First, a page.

The high-side FETs - these are source followers and I'm presuming it's because you can't find a P channel that does the job. A little bit more care needs to be taken driving these because the source is following the output. I'd be tempted to use a transformer to provide an isolated supply for those FET drivers and use a really fast transformer for transferring the drive signal up to that circuit. Again, taking the gate negative when turning off is needed I believe.

Here's a rough sketch of how you'd drive the source followers with just a drive transformer, although I think you'll need a power transformer and driver as well as just the drive transformer: -

enter image description here

How do I ensure that my source (a 12V Lead-Acid batt.) is able to handle current spikes upto 10A?

How will this source handle the 330A is my question? Current spikes are solved with really high grade capacitors close to the FETs and good layout practises.

Good luck on this and don't worry about burning your fingers!!

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    \$\begingroup\$ Could you elaborate on the transformer idea? I haven't heard of transformers driving a FET. FWIW, the parallel MOSFETs are for the full-bridge that I asked about a few days ago, which you answered. \$\endgroup\$ – Saad Jul 17 '13 at 20:51
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    \$\begingroup\$ no, digikey doesn't return with P-Channel MOSFETs for my parameters. I'll look again. Question: Why not just use a gate driver IC? Why 'bother' with a transformer? \$\endgroup\$ – Saad Jul 17 '13 at 21:46
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    \$\begingroup\$ @Andyaka half-bridge driver ICs are really common, and these provide a floating drive voltage for the high-side, N-channel FETs. Usually it's provided through an external capacitor that's charged through a diode when the low side is on, so essentially it's a charge pump. I assume this is the kind being considered. Since the gate is driven relative to the source, they really aren't source followers. \$\endgroup\$ – Phil Frost Jul 18 '13 at 12:25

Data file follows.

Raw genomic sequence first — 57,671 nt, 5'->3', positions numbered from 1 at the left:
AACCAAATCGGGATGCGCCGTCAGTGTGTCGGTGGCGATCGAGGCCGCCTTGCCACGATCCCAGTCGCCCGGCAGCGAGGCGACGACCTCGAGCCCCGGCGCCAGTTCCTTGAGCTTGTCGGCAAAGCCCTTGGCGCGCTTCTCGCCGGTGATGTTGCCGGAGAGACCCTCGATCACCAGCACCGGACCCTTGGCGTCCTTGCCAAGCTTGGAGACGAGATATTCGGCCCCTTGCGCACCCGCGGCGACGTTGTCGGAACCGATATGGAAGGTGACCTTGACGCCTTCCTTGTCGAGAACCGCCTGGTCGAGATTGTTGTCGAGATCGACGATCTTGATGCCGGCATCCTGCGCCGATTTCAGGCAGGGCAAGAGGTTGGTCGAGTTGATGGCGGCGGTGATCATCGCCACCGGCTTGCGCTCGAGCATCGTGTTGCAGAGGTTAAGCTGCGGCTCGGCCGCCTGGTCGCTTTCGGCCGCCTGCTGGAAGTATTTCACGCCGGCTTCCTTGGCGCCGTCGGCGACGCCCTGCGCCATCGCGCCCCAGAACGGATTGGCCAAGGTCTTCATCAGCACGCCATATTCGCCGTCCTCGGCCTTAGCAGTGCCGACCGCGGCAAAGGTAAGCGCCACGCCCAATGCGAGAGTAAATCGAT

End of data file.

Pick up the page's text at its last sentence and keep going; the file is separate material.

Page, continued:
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    \$\begingroup\$ For a discrete example of a floating high-side gate drive, see this previous answer of mine. Integrated driver ICs that do the same thing are common; you just supply the bootstrap capacitor (C13). \$\endgroup\$ – Phil Frost Jul 18 '13 at 12:28
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    \$\begingroup\$ @Andyaka I understand now! I was confused because I actually did know that the gate voltage needs to be above the source and not 0V and so I wasn't sure why you mentioned it; I thought I had missed something when you mentioned a transformer! But yes, I do intend to use a Gate Driver IC! \$\endgroup\$ – Saad Jul 18 '13 at 14:58

What's letting you down here is the speed of the rise time(Tr) of the AUIRF1324S-7P which is a massive 240ns.

I can think of a MOSFET that's in a package that can handle 240A, is silicon limited to 1000A, so any 5ns switching time where one FET is on before another will not damage the junction. It retails for less than $5 each on outperforms the AUIRF 5 fold in all speed measurements. You would only need two together to produce 500A.

You should check the actual gate current source graphs for the drivers because some that are averaged rated at 2.5A in the brochures have maximum ratings of 3.8A at Vgs max

Many of the drivers rated for 2A were only managing a max of 1.96A at Vgs max